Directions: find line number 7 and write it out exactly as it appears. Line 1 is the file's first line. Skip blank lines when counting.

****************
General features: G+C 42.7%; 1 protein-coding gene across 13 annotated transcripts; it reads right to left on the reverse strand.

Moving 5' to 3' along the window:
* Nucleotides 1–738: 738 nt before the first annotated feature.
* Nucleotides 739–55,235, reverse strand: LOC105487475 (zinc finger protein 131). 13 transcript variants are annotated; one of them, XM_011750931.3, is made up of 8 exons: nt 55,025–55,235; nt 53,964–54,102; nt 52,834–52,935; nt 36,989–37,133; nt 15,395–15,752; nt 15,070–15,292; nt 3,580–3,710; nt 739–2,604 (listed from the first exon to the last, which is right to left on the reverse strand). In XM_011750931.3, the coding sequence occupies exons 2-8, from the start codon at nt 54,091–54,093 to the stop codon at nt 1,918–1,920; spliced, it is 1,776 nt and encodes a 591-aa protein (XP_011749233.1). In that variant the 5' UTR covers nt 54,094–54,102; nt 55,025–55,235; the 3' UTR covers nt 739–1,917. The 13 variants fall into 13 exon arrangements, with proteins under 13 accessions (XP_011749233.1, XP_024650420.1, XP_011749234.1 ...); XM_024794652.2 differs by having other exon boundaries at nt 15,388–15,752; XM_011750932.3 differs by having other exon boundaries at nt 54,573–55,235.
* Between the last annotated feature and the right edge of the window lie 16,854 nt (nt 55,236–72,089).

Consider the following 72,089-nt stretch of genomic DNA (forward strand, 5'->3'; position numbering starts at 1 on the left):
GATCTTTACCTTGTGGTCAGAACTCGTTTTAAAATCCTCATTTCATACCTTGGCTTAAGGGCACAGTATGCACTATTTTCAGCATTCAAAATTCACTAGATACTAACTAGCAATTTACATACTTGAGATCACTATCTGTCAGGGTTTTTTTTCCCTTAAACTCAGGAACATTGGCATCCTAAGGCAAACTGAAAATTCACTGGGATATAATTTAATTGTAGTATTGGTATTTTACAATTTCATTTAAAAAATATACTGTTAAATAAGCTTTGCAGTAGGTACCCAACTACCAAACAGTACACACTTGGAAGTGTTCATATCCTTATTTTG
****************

GATCTTTACCTTGTGGTCAGAACTCGTTTTAAAATCCTCATTTCATACCTTGGCTTAAGGGCACAGTATGCACTATTTTCAGCATTCAAAATTCACTAGATACTAACTAGCAATTTACATACTTGAGATCACTATCTGTCAGGGTTTTTTTTCCCTTAAACTCAGGAACATTGGCATCCTAAGGCAAACTGAAAATTCACTGGGATATAATTTAATTGTAGTATTGGTATTTTACAATTTCATTTAAAAAATATACTGTTAAATAAGCTTTGCAGTAGGTACCCAACTACCAAACAGTACACACTTGGAAGTGTTCATATCCTTATTTTG